The Northern flicker, an oddball woodpecker

From my living room window the other day, I spied a large brownish bird with a striking white rump hopping about and pecking at something on my lawn. I recognized it immediately -- a Northern flicker, the most unusual of Georgia’s seven year-round woodpecker species.

For one thing, the Northern flicker's coloration is brown rather than black and white, like other Georgia woodpeckers. Also, unlike most woodpeckers, which search for food in trees, the Northern flicker forages primarily on the ground, moving in short hops as it probes for insects, especially ants, with its long, slightly down-curved bill. Its barbed tongue, extending about 2 inches beyond the end of its bill, is covered with sticky saliva, ideal for snatching ants scurrying aboveground or in subterranean tunnels.

The flicker, in fact, is a virtual ant-eating machine. It consumes ants more than any other species of birds. Biologists have found as many as 5,000 ants in a flicker’s stomach. The bird not only gets nourishment from ants, it sometimes crushes them with its beak and rubs them on its body. The ants’ formic acid is believed to be effective against small parasites that infest the flicker’s skin and feathers.

Flickers become more conspicuous this time of year. During late fall and winter, seeds, berries and fallen fruit on the ground make up a large portion of the bird’s diet. Flickers also will visit feeders in fall and winter and take fruit and berries from trees and bushes. Come spring, they’ll do like most other woodpeckers -- excavate a nesting cavity in a dead tree.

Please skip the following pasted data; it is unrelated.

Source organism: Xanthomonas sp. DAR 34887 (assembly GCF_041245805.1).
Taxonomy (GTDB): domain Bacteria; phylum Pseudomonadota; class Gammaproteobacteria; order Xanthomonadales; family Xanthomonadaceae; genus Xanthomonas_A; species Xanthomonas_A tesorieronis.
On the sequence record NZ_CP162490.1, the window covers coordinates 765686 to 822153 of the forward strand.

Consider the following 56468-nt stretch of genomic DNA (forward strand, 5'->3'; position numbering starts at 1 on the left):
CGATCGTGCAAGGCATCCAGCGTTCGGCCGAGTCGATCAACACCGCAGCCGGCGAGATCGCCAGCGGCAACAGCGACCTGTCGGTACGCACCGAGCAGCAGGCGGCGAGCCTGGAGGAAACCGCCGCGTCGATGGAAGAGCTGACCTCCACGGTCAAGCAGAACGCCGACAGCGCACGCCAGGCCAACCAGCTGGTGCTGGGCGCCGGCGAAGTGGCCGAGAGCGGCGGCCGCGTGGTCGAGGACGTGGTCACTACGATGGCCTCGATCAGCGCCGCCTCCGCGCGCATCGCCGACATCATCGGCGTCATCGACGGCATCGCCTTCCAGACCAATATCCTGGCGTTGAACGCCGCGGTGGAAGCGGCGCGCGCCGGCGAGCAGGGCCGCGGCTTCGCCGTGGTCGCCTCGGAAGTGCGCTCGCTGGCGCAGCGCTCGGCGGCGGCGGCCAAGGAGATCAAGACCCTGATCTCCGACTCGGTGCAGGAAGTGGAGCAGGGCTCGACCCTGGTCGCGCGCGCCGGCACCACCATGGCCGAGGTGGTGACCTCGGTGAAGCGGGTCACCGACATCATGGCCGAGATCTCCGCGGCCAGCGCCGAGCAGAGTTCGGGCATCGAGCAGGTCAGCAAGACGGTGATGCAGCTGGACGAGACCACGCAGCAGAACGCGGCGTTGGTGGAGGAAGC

Something startled the flicker foraging on my lawn, and it took off suddenly with the bounding, undulating flight characteristic of woodpeckers in general.

As I followed it with my binoculars, it revealed its white rump, yellow underwings and tail bottom that readily identify it -- and are the reasons it’s sometimes called “yellow-shafted flicker” or “yellowhammer.” It also has been called “polka dot bird” because of the numerous showy black dots on its whitish underparts. Other identifying features are a bright red crescent on the nape of the neck and, on the male, a black “mustache.”

Next to the pileated woodpecker, the dove-size Northern flicker is Georgia’s second-largest woodpecker. It’s also one of our most widespread birds, living in urban areas as well as forests. At one time, it probably was Georgia’s most common woodpecker, but its numbers have plummeted in recent decades due to loss of nesting habitat and competition with other cavity nesters. “The decline is cause for concern,” says the Atlanta Audubon Society.

In the sky: The Orionid meteor shower will be visible for most of next week, peaking at 25 meteors per hour on Thursday night, said David Dundee, astronomer with Tellus Science Museum. Look to the east from about midnight until dawn.

The moon will be full on Friday night -- the “hunter’s moon“ as October’s full moon is known. Venus and Mars set in the west about an hour after sunset. Jupiter rises out of the east at dusk and appears near the moon Tuesday night.